This fanciful cabinet, with its tiers of pagodas and fretwork, reflects Europe’s enduring passion for the Orient. It was intended for the display of Chinese porcelain and relates to designs for ‘China Cases’ and ‘China Shelves” seen in pattern books such as Thomas Chippendale’s The Gentleman and Cabinet-Maker's Director (1754) and John Mayhew and William Ince’s The Universal System of Household Furniture, (1762). While cabinets of similar form appear in mahogany and japanning, such as one sold in the Collection of Richard Mellon Scaife, Christie’s, New York 30 June-1 July 2015, lot 12 ($43,750), the use of padouk wood provides a further exotic flair. It is possible that the display stand was made by Yorkshire cabinet makers Wright and Elwick, Director-inspired design and resemblance to other fret-filled furniture attributed to them, such as the Marchioness of Rockingham's Cabinet, sold from Wentworth, Christie's, London, 8 July 1998, lot 35 (£507,500).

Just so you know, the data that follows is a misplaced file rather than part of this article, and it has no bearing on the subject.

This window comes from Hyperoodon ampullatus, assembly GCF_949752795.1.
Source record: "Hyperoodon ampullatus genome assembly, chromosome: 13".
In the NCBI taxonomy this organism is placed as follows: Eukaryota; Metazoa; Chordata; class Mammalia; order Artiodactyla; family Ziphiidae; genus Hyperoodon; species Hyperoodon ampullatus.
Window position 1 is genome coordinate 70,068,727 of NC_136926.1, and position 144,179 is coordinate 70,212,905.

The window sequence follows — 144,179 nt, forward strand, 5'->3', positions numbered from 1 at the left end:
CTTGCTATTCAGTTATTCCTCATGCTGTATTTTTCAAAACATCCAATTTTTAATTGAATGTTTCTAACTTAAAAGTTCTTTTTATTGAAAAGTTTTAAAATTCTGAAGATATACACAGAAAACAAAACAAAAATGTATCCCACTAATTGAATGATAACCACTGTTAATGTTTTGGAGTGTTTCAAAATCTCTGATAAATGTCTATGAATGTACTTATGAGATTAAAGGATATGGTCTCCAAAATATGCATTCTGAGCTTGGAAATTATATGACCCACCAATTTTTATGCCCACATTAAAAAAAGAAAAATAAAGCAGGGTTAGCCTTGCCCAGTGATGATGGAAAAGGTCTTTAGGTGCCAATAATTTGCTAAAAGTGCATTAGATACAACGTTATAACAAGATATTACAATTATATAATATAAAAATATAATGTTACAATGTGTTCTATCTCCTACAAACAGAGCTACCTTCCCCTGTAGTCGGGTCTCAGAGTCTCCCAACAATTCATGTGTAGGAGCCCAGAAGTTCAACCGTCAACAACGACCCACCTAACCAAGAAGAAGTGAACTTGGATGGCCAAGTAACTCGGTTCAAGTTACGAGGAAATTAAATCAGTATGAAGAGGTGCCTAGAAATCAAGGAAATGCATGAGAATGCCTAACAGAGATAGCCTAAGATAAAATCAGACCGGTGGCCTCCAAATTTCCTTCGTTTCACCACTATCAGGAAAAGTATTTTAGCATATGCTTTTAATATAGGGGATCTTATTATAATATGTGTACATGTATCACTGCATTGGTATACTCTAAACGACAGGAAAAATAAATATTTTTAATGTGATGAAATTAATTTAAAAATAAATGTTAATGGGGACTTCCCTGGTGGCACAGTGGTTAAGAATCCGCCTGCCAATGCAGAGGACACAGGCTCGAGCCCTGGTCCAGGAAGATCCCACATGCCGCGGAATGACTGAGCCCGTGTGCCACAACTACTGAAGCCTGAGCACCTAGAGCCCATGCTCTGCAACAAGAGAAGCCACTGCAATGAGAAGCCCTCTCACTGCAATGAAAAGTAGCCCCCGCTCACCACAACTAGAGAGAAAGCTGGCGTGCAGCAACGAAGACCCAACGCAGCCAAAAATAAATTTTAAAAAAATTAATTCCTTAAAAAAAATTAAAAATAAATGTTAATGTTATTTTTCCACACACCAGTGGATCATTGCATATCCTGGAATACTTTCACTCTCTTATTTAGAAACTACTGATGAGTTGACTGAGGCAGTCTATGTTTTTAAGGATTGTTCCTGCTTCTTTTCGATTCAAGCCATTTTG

A letter from Frank Partridge to Leonard Cohn in 1932 states that, according to the collector from whom he had acquired the piece, it had been in the collection of the “Ladies of Llangollen,” Lady Eleanor Butler and Sarah Ponsonby of Llangollen, Wales. Their cottage, Plas Newydd, was known for its elaborate interiors and was visited by many members of the aristocracy, including the Duke of Wellington, and the literary world. When Sir Walter Scott visited in August 1825, one of Scott’s party described: ‘the prints, the dogs, the cats, the miniatures, the cram of the cabinets, clocks, glass-cases, books, bijouterie, dragon-china, nodding mandarins, and whirligigs of every shape and hue – the house outside and in…covered with carved oak’ (C. Wainwright, The Romantic Interior, New Haven, 1989, p. 273). The contents were sold at auction by George Robins in August 1832 after the death of Ms. Ponsonby. The stand does not appear in the sale unless it is one of the ‘two mahogany WHAT-NOTS’ listed in the Library (lot 17).